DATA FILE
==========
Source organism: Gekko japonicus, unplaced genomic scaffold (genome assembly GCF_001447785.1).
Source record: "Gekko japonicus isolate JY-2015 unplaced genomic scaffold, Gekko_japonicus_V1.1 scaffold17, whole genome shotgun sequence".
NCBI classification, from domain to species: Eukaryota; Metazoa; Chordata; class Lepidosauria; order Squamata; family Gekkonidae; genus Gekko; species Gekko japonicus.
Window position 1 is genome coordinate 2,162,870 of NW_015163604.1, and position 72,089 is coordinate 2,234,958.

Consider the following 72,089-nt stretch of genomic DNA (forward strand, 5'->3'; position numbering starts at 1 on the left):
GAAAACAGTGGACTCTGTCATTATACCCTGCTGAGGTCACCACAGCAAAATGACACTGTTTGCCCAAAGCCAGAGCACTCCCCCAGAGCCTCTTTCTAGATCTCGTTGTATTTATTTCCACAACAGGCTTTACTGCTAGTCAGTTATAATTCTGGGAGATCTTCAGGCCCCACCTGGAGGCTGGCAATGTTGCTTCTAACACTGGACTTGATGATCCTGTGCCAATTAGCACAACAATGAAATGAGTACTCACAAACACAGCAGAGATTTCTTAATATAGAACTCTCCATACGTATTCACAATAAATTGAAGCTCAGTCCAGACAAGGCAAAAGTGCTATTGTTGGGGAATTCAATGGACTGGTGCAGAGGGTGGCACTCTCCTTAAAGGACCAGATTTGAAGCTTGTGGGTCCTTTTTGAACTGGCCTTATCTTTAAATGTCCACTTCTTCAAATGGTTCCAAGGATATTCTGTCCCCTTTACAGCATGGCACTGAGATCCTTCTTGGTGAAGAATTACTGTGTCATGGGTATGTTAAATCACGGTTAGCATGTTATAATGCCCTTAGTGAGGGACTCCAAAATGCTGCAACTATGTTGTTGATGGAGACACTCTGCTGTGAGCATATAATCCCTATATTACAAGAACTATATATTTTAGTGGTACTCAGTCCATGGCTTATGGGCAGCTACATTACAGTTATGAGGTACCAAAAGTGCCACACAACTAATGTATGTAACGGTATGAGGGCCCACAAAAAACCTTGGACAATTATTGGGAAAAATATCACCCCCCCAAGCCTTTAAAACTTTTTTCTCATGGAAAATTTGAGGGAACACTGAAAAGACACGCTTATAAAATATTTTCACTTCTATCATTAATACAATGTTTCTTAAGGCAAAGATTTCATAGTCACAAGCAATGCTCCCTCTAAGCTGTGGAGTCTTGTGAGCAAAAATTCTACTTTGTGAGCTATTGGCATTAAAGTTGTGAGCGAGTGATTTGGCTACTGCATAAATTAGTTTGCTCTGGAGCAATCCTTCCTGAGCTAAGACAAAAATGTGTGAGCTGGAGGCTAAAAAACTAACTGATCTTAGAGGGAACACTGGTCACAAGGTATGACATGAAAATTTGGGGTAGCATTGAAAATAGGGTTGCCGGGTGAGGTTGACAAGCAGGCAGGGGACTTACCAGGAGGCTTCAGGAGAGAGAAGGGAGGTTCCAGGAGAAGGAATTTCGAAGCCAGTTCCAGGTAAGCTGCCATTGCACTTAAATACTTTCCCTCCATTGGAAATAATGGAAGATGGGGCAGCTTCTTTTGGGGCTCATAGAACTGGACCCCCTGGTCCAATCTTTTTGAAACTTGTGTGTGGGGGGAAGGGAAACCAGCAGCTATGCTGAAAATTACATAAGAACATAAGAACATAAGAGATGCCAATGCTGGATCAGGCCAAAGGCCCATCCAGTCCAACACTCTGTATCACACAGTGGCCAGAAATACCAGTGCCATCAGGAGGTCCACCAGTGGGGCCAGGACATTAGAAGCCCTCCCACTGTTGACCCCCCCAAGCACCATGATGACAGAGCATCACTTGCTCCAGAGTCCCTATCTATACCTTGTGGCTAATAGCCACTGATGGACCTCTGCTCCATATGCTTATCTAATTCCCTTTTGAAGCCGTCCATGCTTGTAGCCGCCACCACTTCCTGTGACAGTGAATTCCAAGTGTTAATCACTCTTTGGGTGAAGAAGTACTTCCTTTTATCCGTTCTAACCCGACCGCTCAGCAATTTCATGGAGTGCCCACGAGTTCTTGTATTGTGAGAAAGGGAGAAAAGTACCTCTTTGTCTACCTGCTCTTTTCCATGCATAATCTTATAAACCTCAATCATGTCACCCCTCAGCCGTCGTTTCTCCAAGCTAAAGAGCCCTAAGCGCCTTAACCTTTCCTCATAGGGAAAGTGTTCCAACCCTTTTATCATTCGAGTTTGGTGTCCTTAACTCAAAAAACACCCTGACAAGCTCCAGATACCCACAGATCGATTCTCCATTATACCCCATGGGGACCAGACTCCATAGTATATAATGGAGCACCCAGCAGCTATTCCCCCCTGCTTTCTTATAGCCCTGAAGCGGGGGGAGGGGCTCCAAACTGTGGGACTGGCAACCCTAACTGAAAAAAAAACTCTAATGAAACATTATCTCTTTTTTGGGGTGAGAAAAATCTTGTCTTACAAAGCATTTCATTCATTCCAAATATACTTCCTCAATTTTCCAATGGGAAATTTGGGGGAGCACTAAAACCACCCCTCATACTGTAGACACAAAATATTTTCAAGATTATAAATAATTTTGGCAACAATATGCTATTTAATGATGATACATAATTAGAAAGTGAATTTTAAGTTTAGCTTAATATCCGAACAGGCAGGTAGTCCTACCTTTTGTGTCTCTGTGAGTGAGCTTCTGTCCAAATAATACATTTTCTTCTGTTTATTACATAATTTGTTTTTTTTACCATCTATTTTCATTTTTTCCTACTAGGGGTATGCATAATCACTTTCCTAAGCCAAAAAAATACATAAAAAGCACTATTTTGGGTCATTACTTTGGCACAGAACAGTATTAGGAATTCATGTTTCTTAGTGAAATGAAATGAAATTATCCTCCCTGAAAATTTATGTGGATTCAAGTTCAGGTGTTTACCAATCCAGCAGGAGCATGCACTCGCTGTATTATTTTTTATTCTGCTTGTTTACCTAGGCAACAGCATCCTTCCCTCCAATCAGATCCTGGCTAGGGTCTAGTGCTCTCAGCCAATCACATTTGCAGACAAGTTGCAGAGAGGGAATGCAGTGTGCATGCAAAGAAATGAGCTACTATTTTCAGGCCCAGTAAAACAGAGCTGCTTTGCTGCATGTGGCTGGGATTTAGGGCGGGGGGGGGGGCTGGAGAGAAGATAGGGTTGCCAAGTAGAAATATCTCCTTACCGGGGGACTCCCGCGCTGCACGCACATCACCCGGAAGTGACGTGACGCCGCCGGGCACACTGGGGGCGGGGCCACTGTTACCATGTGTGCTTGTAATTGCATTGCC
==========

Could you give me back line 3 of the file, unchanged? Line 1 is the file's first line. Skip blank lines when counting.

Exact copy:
NCBI classification, from domain to species: Eukaryota; Metazoa; Chordata; class Lepidosauria; order Squamata; family Gekkonidae; genus Gekko; species Gekko japonicus.